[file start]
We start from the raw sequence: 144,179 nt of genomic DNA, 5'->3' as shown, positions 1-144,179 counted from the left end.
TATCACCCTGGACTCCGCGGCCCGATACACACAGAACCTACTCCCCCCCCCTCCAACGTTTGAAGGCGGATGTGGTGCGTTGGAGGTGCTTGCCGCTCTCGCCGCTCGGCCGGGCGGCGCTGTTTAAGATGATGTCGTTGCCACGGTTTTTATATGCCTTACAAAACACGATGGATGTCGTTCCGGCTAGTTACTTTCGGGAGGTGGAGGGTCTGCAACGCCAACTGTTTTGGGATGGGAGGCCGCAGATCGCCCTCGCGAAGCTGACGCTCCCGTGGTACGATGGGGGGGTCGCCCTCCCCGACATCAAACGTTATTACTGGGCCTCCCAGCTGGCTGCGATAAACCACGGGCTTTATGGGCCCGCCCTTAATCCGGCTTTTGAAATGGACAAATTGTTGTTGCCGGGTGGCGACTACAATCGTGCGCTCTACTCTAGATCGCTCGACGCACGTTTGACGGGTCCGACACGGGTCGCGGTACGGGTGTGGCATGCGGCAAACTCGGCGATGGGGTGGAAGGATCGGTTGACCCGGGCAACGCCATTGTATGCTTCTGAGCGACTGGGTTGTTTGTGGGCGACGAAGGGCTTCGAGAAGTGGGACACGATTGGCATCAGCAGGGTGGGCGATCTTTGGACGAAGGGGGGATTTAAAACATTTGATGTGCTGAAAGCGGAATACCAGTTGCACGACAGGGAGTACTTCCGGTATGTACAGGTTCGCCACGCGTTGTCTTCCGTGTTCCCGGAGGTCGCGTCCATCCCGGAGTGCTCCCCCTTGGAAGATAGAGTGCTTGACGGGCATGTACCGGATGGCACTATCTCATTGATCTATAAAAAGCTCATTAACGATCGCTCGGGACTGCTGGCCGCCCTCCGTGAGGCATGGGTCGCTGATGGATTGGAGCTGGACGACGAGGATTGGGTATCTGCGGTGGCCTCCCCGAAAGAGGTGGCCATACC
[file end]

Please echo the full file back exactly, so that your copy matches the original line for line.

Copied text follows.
We start from the raw sequence: 144,179 nt of genomic DNA, 5'->3' as shown, positions 1-144,179 counted from the left end.
TATCACCCTGGACTCCGCGGCCCGATACACACAGAACCTACTCCCCCCCCCTCCAACGTTTGAAGGCGGATGTGGTGCGTTGGAGGTGCTTGCCGCTCTCGCCGCTCGGCCGGGCGGCGCTGTTTAAGATGATGTCGTTGCCACGGTTTTTATATGCCTTACAAAACACGATGGATGTCGTTCCGGCTAGTTACTTTCGGGAGGTGGAGGGTCTGCAACGCCAACTGTTTTGGGATGGGAGGCCGCAGATCGCCCTCGCGAAGCTGACGCTCCCGTGGTACGATGGGGGGGTCGCCCTCCCCGACATCAAACGTTATTACTGGGCCTCCCAGCTGGCTGCGATAAACCACGGGCTTTATGGGCCCGCCCTTAATCCGGCTTTTGAAATGGACAAATTGTTGTTGCCGGGTGGCGACTACAATCGTGCGCTCTACTCTAGATCGCTCGACGCACGTTTGACGGGTCCGACACGGGTCGCGGTACGGGTGTGGCATGCGGCAAACTCGGCGATGGGGTGGAAGGATCGGTTGACCCGGGCAACGCCATTGTATGCTTCTGAGCGACTGGGTTGTTTGTGGGCGACGAAGGGCTTCGAGAAGTGGGACACGATTGGCATCAGCAGGGTGGGCGATCTTTGGACGAAGGGGGGATTTAAAACATTTGATGTGCTGAAAGCGGAATACCAGTTGCACGACAGGGAGTACTTCCGGTATGTACAGGTTCGCCACGCGTTGTCTTCCGTGTTCCCGGAGGTCGCGTCCATCCCGGAGTGCTCCCCCTTGGAAGATAGAGTGCTTGACGGGCATGTACCGGATGGCACTATCTCATTGATCTATAAAAAGCTCATTAACGATCGCTCGGGACTGCTGGCCGCCCTCCGTGAGGCATGGGTCGCTGATGGATTGGAGCTGGACGACGAGGATTGGGTATCTGCGGTGGCCTCCCCGAAAGAGGTGGCCATACC